Department of Defense
High Performance Computing Modernization Program

This article provides an overview of 3 broad categories of networking standards: Internet Protocols (IP), Internet of Things (IoT) protocols, and Aeronautical Telecommunications Network (ATN) protocols.

1. Internet Protocols

The authoritative source for technical standards related to IP, both IP version 4 (IPv4) and IPv6, is embodied in a set of Request for Comments (RFC) documents produced by the Internet Engineering Task Force (IETF) standards development organization (SDO), as described in these IETF RFCs: 8711 Structure of the IETF Administrative Support Activity, Version 2.0 and 8712 The IETF-ISOC Relationship. Other internet standards organizations operate under the auspices of the Internet SOCiety (ISOC). The IETF maintains a website of the technical reference documents for both IPv4 and IPv6.

In April 2012 the IETF issued RFC 6540 requiring that all new products must support IPv6 and updates to existing products should support IPv6. That RFC further requires that IPv6 support must be equivalent or better in quality and functionality when compared to IPv4 support. In Jul 2017 the IETF issued RFC 8200 announcing that IPv6 was an internet standard. In Jan 2019 the IETF issued RFC 8504 defining common functionality required in all routers and other network devices that support IPv6.

In addition to SDOs in the United States (US), there are a number of international networking SDOs, including the European Telecommunications Standards Institute (ETSI) and the European Association for Standardizing Information and Communication Systems (ECMA). ETSI maintains a set of IPv6-related standards here. ECMA maintains a set of data communications standards here.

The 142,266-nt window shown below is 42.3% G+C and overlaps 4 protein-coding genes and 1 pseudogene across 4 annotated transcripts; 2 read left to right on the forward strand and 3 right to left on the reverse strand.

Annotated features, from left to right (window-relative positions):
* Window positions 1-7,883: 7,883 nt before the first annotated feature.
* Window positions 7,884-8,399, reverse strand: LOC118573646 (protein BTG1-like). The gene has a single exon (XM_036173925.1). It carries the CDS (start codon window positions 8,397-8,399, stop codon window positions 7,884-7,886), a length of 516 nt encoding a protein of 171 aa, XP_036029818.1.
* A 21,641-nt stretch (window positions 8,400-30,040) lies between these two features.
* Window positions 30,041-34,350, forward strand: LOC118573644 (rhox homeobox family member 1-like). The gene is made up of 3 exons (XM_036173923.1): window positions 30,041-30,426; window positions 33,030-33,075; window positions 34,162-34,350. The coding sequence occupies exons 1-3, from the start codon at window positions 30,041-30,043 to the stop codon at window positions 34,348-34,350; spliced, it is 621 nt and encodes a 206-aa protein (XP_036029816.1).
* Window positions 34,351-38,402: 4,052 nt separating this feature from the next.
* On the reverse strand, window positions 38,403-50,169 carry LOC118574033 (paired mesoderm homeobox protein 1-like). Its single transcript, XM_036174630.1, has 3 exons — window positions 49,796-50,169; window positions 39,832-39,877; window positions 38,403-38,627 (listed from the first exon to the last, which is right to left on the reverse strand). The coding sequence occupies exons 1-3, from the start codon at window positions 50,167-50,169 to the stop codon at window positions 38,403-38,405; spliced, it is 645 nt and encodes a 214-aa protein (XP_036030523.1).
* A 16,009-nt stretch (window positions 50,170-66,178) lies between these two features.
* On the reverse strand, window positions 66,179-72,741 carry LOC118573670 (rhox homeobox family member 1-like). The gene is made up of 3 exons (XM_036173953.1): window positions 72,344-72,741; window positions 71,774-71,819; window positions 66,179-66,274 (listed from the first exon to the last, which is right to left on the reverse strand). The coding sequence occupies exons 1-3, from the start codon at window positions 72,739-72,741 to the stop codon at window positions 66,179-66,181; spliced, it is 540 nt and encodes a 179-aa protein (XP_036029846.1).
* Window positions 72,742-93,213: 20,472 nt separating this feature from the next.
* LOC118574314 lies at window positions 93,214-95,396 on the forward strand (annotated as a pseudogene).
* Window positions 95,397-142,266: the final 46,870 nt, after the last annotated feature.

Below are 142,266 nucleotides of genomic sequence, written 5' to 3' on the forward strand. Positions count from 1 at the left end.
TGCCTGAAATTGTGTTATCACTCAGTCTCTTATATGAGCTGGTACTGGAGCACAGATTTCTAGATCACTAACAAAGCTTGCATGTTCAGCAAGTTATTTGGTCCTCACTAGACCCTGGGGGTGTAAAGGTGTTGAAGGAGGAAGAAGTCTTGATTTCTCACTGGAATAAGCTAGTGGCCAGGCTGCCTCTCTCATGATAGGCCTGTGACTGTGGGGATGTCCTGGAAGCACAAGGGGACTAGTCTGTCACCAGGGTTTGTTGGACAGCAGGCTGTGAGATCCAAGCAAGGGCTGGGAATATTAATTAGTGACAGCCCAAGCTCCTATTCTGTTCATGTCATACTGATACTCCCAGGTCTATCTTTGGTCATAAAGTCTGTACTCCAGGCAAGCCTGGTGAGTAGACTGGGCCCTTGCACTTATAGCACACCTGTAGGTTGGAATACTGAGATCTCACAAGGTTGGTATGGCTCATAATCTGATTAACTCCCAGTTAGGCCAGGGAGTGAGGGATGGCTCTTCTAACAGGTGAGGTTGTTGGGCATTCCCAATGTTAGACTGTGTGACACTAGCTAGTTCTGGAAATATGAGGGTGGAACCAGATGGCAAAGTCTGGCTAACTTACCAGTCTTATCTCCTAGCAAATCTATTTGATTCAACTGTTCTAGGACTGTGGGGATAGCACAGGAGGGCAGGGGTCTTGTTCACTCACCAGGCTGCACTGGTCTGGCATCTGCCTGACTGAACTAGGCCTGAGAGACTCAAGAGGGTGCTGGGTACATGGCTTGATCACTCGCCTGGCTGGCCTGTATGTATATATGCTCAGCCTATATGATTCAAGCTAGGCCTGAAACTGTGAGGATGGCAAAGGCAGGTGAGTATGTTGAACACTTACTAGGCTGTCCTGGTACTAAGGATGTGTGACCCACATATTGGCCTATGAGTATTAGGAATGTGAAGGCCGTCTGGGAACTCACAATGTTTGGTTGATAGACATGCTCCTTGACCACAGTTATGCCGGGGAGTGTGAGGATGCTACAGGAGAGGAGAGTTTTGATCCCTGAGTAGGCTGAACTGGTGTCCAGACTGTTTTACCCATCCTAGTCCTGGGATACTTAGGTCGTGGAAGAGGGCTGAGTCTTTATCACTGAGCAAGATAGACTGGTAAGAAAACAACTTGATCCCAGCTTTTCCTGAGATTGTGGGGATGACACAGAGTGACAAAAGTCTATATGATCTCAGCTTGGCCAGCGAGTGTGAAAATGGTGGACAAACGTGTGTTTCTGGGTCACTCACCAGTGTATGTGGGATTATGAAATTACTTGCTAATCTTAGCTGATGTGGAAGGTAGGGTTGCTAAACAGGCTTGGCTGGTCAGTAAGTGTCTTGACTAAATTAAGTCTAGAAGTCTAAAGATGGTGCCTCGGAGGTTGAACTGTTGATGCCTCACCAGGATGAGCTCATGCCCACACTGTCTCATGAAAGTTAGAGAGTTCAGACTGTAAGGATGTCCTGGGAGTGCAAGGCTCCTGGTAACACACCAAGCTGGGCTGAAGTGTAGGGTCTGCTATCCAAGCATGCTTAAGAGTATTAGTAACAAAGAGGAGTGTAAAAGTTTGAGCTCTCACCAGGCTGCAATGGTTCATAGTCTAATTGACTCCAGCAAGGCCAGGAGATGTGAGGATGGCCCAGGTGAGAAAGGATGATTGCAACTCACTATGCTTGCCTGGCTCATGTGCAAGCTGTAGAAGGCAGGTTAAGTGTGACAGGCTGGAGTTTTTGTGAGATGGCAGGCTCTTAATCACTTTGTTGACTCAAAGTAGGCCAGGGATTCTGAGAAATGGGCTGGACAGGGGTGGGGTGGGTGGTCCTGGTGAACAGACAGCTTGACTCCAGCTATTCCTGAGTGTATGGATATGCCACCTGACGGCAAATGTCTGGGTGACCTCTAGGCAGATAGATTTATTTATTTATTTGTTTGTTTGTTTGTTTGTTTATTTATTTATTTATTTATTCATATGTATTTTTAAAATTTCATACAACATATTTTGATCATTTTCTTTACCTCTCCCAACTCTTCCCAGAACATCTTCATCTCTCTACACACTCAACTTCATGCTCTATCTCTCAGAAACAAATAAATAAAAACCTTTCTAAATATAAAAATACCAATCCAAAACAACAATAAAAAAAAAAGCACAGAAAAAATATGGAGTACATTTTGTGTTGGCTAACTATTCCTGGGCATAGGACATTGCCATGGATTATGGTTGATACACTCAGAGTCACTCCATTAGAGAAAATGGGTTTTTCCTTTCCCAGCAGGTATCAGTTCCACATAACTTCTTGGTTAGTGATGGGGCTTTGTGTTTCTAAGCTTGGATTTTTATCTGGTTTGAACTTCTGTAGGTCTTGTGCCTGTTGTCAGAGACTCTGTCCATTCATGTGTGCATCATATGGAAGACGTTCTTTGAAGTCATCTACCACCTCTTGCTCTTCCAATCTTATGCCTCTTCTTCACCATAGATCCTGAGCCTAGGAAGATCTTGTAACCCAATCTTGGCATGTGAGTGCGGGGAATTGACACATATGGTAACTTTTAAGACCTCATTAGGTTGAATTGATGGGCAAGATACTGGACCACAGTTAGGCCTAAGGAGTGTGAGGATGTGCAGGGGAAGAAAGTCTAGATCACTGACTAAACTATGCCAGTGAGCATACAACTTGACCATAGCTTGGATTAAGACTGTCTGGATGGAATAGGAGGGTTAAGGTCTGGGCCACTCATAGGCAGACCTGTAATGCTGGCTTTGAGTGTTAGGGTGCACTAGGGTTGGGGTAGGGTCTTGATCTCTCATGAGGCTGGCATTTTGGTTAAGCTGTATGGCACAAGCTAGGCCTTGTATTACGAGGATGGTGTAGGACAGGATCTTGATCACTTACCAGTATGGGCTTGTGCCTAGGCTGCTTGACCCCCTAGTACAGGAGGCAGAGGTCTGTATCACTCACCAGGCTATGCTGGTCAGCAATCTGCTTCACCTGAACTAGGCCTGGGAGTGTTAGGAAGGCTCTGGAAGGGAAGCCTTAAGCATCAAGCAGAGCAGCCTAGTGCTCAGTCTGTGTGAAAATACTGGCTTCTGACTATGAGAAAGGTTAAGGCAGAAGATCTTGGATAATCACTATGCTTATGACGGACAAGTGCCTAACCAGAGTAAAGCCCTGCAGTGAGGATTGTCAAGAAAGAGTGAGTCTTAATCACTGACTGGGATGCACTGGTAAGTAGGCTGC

The Réseaux IP Européens (RIPE) Network Coordination Centre (NCC) is one of five Regional Internet Registries (RIRs). It maintains a listing of policy documents followed by the Internet Assigned Numbers Authority (IANA) and the five RIRs. Policy documents on that listing which contain the word RIPE in the title apply only to the RIPE NCC RIR while policy documents on that listing without the word RIPE in the title apply to the IANA, the RIPE NCC RIR and the other four RIRs.

The Broadband Forum, which is an organization encompassing a wide range of Digital Subscriber Line- (DSL), Asynchronous DSL- (ADSL), and Internet Protocol/Multi-Protocol Label Switching- (IP/MPLS) networking devices, maintains IPv6-related technical reports here. In particular, see Technical Reports (TR) TR-124 Issue 6TR-177 Corrigendum 1, TR-181 Issue 2 Amendment 14, and TR-187 Issue 2 comprising BroadbandSuite 4.0 release, March, 2011 (also referred to as the IPv6 Toolkit, according to this press release), as well as TR-242 Issue 2, Feb 2015, and TR-296, Nov 2013.